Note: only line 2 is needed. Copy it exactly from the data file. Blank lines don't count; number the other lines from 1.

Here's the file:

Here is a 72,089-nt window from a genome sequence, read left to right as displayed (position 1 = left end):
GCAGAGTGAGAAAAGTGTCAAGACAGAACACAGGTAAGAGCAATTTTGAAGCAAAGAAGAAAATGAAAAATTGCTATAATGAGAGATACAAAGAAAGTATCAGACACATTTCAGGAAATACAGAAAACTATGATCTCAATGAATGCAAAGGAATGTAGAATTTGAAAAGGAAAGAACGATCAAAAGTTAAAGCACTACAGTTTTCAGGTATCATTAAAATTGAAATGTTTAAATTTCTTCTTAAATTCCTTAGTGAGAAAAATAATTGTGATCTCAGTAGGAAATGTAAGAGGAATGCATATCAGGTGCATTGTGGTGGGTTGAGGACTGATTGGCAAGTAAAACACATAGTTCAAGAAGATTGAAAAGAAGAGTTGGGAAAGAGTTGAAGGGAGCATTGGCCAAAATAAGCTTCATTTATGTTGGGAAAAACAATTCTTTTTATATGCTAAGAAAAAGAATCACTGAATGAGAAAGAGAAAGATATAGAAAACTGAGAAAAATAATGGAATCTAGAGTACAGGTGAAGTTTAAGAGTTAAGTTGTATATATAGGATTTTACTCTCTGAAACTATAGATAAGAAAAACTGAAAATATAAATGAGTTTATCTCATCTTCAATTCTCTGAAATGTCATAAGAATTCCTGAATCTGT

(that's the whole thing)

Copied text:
GCAGAGTGAGAAAAGTGTCAAGACAGAACACAGGTAAGAGCAATTTTGAAGCAAAGAAGAAAATGAAAAATTGCTATAATGAGAGATACAAAGAAAGTATCAGACACATTTCAGGAAATACAGAAAACTATGATCTCAATGAATGCAAAGGAATGTAGAATTTGAAAAGGAAAGAACGATCAAAAGTTAAAGCACTACAGTTTTCAGGTATCATTAAAATTGAAATGTTTAAATTTCTTCTTAAATTCCTTAGTGAGAAAAATAATTGTGATCTCAGTAGGAAATGTAAGAGGAATGCATATCAGGTGCATTGTGGTGGGTTGAGGACTGATTGGCAAGTAAAACACATAGTTCAAGAAGATTGAAAAGAAGAGTTGGGAAAGAGTTGAAGGGAGCATTGGCCAAAATAAGCTTCATTTATGTTGGGAAAAACAATTCTTTTTATATGCTAAGAAAAAGAATCACTGAATGAGAAAGAGAAAGATATAGAAAACTGAGAAAAATAATGGAATCTAGAGTACAGGTGAAGTTTAAGAGTTAAGTTGTATATATAGGATTTTACTCTCTGAAACTATAGATAAGAAAAACTGAAAATATAAATGAGTTTATCTCATCTTCAATTCTCTGAAATGTCATAAGAATTCCTGAATCTGT